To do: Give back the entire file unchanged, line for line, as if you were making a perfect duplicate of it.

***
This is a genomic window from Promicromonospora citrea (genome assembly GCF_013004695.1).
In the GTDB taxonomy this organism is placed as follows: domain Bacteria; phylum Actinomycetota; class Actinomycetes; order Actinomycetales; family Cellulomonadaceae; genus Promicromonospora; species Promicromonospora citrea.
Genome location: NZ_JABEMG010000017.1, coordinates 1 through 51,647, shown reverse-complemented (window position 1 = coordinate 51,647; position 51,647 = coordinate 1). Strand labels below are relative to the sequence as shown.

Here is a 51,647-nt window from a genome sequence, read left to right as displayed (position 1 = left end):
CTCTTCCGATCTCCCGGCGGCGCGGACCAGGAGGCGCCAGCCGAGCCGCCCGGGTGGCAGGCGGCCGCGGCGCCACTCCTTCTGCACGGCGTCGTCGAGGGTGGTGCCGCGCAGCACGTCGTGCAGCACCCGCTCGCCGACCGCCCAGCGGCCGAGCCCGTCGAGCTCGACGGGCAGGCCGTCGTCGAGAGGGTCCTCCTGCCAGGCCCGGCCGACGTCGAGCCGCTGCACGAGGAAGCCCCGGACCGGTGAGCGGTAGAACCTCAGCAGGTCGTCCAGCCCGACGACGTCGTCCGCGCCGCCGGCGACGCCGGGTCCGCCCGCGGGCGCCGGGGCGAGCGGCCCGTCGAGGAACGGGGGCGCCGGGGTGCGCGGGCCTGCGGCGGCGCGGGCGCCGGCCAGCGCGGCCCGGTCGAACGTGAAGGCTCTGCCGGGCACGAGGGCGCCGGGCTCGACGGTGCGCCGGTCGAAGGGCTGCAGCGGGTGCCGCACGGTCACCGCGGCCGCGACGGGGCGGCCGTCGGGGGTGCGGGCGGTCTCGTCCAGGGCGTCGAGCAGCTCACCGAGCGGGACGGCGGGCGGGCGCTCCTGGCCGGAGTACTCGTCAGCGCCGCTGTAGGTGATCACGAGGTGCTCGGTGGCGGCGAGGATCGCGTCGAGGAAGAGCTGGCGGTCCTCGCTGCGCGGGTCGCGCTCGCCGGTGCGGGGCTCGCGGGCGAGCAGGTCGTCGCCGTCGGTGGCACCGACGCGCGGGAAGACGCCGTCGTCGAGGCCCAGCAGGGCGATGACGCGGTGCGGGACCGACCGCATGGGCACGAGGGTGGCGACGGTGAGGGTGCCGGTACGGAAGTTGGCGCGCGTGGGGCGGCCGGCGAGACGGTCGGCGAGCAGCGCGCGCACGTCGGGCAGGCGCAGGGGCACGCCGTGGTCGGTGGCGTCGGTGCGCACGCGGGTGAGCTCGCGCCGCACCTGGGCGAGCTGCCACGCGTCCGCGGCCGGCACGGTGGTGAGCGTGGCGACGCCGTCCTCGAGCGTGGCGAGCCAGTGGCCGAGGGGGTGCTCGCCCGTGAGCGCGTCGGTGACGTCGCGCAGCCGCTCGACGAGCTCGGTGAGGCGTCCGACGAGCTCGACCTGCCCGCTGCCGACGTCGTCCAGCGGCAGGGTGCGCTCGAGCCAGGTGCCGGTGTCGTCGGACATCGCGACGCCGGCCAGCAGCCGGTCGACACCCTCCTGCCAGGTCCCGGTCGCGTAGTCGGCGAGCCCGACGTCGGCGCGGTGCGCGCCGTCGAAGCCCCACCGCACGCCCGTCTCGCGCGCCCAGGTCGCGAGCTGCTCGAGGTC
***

This is a genomic window from Promicromonospora citrea (genome assembly GCF_013004695.1).
In the GTDB taxonomy this organism is placed as follows: domain Bacteria; phylum Actinomycetota; class Actinomycetes; order Actinomycetales; family Cellulomonadaceae; genus Promicromonospora; species Promicromonospora citrea.
Genome location: NZ_JABEMG010000017.1, coordinates 1 through 51,647, shown reverse-complemented (window position 1 = coordinate 51,647; position 51,647 = coordinate 1). Strand labels below are relative to the sequence as shown.

Here is a 51,647-nt window from a genome sequence, read left to right as displayed (position 1 = left end):
CTCTTCCGATCTCCCGGCGGCGCGGACCAGGAGGCGCCAGCCGAGCCGCCCGGGTGGCAGGCGGCCGCGGCGCCACTCCTTCTGCACGGCGTCGTCGAGGGTGGTGCCGCGCAGCACGTCGTGCAGCACCCGCTCGCCGACCGCCCAGCGGCCGAGCCCGTCGAGCTCGACGGGCAGGCCGTCGTCGAGAGGGTCCTCCTGCCAGGCCCGGCCGACGTCGAGCCGCTGCACGAGGAAGCCCCGGACCGGTGAGCGGTAGAACCTCAGCAGGTCGTCCAGCCCGACGACGTCGTCCGCGCCGCCGGCGACGCCGGGTCCGCCCGCGGGCGCCGGGGCGAGCGGCCCGTCGAGGAACGGGGGCGCCGGGGTGCGCGGGCCTGCGGCGGCGCGGGCGCCGGCCAGCGCGGCCCGGTCGAACGTGAAGGCTCTGCCGGGCACGAGGGCGCCGGGCTCGACGGTGCGCCGGTCGAAGGGCTGCAGCGGGTGCCGCACGGTCACCGCGGCCGCGACGGGGCGGCCGTCGGGGGTGCGGGCGGTCTCGTCCAGGGCGTCGAGCAGCTCACCGAGCGGGACGGCGGGCGGGCGCTCCTGGCCGGAGTACTCGTCAGCGCCGCTGTAGGTGATCACGAGGTGCTCGGTGGCGGCGAGGATCGCGTCGAGGAAGAGCTGGCGGTCCTCGCTGCGCGGGTCGCGCTCGCCGGTGCGGGGCTCGCGGGCGAGCAGGTCGTCGCCGTCGGTGGCACCGACGCGCGGGAAGACGCCGTCGTCGAGGCCCAGCAGGGCGATGACGCGGTGCGGGACCGACCGCATGGGCACGAGGGTGGCGACGGTGAGGGTGCCGGTACGGAAGTTGGCGCGCGTGGGGCGGCCGGCGAGACGGTCGGCGAGCAGCGCGCGCACGTCGGGCAGGCGCAGGGGCACGCCGTGGTCGGTGGCGTCGGTGCGCACGCGGGTGAGCTCGCGCCGCACCTGGGCGAGCTGCCACGCGTCCGCGGCCGGCACGGTGGTGAGCGTGGCGACGCCGTCCTCGAGCGTGGCGAGCCAGTGGCCGAGGGGGTGCTCGCCCGTGAGCGCGTCGGTGACGTCGCGCAGCCGCTCGACGAGCTCGGTGAGGCGTCCGACGAGCTCGACCTGCCCGCTGCCGACGTCGTCCAGCGGCAGGGTGCGCTCGAGCCAGGTGCCGGTGTCGTCGGACATCGCGACGCCGGCCAGCAGCCGGTCGACACCCTCCTGCCAGGTCCCGGTCGCGTAGTCGGCGAGCCCGACGTCGGCGCGGTGCGCGCCGTCGAAGCCCCACCGCACGCCCGTCTCGCGCGCCCAGGTCGCGAGCTGCTCGAGGTC